Leading article: Not all absent fathers have run away

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The Prime Minister made Father's Day headlines with a scathing attack on "runaway dads" who, he said, should be "stigmatised" in the same way as drunk drivers. Such fathers, he said, needed the message "rammed home" to them, that "leaving single mothers ... to fend for themselves simply isn't acceptable". The only trouble with building up such a head of steam about paternal responsibility is that very few people would probably disagree.

In appearing to lump all absent fathers together as reprobates, however, David Cameron is making the same mistake as those who habitually brand single mothers feckless. While judges have become more open-minded in custody cases, the bias is usually still towards mothers in disputes. And while many agreements on access operate flawlessly, many do not, with otherwise responsible fathers losing hope that court orders will ever be enforced. In such circumstances, it is understandable – if wrong – that they may become less enthusiastic about maintaining contact and paying child support. Add the still imperfect workings of the Child Support Agency, and irresponsibility is not always on the father's side.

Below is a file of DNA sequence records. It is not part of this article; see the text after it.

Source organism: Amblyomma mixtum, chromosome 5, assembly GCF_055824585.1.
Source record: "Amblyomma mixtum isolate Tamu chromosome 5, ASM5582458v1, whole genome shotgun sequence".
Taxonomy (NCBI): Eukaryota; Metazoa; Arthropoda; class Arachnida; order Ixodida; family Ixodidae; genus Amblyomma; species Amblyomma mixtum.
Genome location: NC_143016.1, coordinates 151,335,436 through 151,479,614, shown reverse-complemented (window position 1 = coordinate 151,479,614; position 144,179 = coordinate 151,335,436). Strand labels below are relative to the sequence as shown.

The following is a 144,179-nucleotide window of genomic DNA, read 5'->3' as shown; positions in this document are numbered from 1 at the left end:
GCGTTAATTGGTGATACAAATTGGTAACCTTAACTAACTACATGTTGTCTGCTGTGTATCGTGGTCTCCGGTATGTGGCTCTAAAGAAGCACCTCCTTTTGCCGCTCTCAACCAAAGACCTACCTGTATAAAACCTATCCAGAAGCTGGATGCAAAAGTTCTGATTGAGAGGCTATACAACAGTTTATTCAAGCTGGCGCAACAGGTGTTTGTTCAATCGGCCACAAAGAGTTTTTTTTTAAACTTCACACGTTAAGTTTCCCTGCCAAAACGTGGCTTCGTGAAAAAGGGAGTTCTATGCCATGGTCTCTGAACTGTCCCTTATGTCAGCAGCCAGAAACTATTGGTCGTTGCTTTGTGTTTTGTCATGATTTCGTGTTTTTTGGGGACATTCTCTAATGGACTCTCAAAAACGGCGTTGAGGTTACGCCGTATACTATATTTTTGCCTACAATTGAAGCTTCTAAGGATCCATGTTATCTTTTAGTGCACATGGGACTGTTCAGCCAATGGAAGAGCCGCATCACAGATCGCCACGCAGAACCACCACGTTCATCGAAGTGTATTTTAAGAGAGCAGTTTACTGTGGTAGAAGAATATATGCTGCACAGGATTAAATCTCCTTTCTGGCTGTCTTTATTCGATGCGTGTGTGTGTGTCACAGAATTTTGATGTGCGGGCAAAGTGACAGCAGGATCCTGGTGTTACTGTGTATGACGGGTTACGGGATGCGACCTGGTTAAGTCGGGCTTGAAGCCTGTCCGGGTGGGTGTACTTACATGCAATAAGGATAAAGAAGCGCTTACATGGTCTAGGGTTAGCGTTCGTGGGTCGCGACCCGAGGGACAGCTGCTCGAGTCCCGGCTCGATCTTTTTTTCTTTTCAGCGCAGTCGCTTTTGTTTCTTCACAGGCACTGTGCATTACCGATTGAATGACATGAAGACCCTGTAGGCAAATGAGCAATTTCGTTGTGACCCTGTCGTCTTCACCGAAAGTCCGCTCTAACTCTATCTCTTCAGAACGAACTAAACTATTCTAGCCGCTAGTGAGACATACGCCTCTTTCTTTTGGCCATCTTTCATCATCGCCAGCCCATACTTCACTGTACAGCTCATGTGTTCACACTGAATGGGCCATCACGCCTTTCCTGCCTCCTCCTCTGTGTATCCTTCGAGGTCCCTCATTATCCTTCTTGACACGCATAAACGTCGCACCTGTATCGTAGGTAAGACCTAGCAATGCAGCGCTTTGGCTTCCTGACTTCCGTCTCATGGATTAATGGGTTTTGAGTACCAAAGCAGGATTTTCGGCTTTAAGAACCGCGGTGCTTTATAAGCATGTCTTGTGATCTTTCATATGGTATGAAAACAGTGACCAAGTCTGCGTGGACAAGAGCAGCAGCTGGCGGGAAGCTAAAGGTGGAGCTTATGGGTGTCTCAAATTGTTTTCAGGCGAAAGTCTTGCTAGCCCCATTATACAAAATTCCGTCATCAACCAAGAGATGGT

Tax and benefits also leave something to be desired. A system, such as we have now, which can make unemployed and low-paid people substantially better off if they are single with a child than if they live together as a family is little short of a recipe for absent fatherhood. In his article, Mr Cameron said his government was tackling the so-called "couple penalty", and he again raised the possibility of recognising marriage in the tax system. But it is not necessary to go as far as rewarding marriage financially to eradicate the perverse incentives that currently exist for parents to live separately.

While any government has limited power to change personal behaviour – and "runaway dads", as "feckless mums", will always be with us – Mr Cameron sometimes sounds as though he is still in Opposition. If more fathers are to take responsibility for their children, the social stigma he advocates could do with being tempered by encouragement.

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